The value of telework for workers, employers and society has been researched extensively. This contribution will focus on the potential impact of telework on commuting and mobility at large. It is worth reminding, however, that telework can cause multiple effects, which often tie into one another. The UK Royal Society for Public Health, for instance, was in favour of home work in order to develop a healthier workforce, which it associates with a less stressful commute. Countries with a high incidence of regular telework seem to have a policy on telework and mobility or its environmental impact. The Belgian government’s position on this is less clear. The need for an evaluation of our current rules on home work could be used to introduce telework as a broader public policy instrument that relates to traffic congestion, environmental issues, workers’ wellbeing, etc.
The definitions of home work and telework show significant overlap. Home work can be defined as manual or cognitive work carried out from premises other than the workplace of the employer, against remuneration, which results in a product or service as specified by the employer. Telework is more limited in scope. It concerns a form of organising and/or performing work, using information technology, which limits the scope, in principle, to cognitive work.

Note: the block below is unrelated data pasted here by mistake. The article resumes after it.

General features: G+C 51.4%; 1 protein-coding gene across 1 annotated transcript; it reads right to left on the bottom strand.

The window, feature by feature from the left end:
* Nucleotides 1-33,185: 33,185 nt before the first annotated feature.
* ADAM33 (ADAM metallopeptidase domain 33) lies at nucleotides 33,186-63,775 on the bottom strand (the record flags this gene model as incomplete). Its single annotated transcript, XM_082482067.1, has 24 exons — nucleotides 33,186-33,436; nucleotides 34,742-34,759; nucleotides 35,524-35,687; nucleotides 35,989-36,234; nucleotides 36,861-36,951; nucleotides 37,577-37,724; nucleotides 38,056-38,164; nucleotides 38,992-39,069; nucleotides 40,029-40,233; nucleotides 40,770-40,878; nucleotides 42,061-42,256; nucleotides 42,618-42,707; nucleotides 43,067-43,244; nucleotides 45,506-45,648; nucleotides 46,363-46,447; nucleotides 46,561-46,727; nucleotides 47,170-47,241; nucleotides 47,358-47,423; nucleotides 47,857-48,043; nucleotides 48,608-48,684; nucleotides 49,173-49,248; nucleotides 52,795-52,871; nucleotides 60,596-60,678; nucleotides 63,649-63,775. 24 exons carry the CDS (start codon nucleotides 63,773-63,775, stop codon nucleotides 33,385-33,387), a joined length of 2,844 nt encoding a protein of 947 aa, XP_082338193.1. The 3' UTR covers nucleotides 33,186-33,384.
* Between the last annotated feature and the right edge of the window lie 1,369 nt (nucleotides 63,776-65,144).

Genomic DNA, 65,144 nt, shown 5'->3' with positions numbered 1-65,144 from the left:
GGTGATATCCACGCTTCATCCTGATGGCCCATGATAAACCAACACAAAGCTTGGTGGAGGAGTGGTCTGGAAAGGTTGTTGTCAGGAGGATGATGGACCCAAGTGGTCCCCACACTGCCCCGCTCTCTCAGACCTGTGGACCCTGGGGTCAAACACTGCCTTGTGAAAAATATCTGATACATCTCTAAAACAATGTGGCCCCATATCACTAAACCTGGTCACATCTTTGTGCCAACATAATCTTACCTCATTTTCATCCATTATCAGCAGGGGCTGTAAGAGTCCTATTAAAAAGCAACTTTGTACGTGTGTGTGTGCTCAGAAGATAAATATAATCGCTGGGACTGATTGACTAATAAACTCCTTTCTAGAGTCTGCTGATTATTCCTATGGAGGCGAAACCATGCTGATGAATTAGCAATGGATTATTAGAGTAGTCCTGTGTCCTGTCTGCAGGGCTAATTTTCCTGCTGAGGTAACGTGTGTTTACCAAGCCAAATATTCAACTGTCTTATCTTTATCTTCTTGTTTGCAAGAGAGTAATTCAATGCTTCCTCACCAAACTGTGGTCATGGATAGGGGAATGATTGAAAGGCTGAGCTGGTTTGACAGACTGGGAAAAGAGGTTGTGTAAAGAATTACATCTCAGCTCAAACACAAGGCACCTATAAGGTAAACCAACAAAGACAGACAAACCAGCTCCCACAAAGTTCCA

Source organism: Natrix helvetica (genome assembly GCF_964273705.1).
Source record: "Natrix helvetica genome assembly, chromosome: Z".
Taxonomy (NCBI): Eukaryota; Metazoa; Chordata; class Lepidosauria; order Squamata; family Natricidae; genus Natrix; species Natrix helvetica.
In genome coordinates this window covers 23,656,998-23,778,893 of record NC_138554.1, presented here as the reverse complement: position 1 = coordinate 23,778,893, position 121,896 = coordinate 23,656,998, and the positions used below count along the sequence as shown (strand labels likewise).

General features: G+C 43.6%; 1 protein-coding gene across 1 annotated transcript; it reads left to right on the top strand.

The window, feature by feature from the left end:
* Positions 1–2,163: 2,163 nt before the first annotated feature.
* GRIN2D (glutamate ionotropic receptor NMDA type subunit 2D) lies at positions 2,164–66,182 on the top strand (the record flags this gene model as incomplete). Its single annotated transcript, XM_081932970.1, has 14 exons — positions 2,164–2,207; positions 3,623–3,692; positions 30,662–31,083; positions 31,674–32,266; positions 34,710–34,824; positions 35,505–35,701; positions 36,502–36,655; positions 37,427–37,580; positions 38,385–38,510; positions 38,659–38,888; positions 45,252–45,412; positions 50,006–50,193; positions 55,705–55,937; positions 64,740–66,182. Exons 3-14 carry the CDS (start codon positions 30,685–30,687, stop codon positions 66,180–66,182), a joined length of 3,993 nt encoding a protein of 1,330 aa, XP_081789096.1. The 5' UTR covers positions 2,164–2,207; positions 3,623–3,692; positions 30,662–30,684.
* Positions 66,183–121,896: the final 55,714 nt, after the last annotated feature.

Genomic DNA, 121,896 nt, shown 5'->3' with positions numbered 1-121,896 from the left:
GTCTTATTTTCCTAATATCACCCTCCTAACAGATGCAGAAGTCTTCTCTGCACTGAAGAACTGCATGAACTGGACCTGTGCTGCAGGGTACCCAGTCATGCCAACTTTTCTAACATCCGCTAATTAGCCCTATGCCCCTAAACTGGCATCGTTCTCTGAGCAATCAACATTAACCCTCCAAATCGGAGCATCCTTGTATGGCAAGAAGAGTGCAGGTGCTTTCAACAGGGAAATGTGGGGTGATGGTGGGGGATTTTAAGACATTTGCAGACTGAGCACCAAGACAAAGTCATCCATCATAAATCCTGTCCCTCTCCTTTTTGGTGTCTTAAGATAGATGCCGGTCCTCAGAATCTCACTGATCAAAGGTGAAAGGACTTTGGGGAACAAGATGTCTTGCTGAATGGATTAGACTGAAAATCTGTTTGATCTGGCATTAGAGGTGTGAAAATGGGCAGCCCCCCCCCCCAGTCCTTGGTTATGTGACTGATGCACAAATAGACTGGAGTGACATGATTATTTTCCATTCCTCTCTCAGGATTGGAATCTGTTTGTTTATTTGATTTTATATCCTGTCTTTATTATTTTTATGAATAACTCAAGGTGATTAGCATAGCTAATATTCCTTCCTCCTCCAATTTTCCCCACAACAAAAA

Telework is sometimes depicted in the media as a measure that may alleviate traffic congestion or even lead to an overall healthier environment. A publication of the Belgian Federal Public Service Mobility and Transport (2018) researches the potential of telework in that regard. It concludes that telework has a positive impact on mobility. At the time of the research, 17 % of teleworkers apparently avoided 7 % of the overall, average kilometres spent commuting. Only 55% would make an extra trip during their teleworking day. This often happened outside of rush hours. Academic research on the impact of telework on mobility reaches varied results. Some researchers argue that the decrease in kilometres spent commuting risks, for example, being outbalanced by the increase in overall kilometres driven by the household. Academic research nevertheless partly affirms the findings of the Federal Public Service and “indicates clearly that telework in companies in the Brussels Capital Region could provide a significant external transport costs saving.”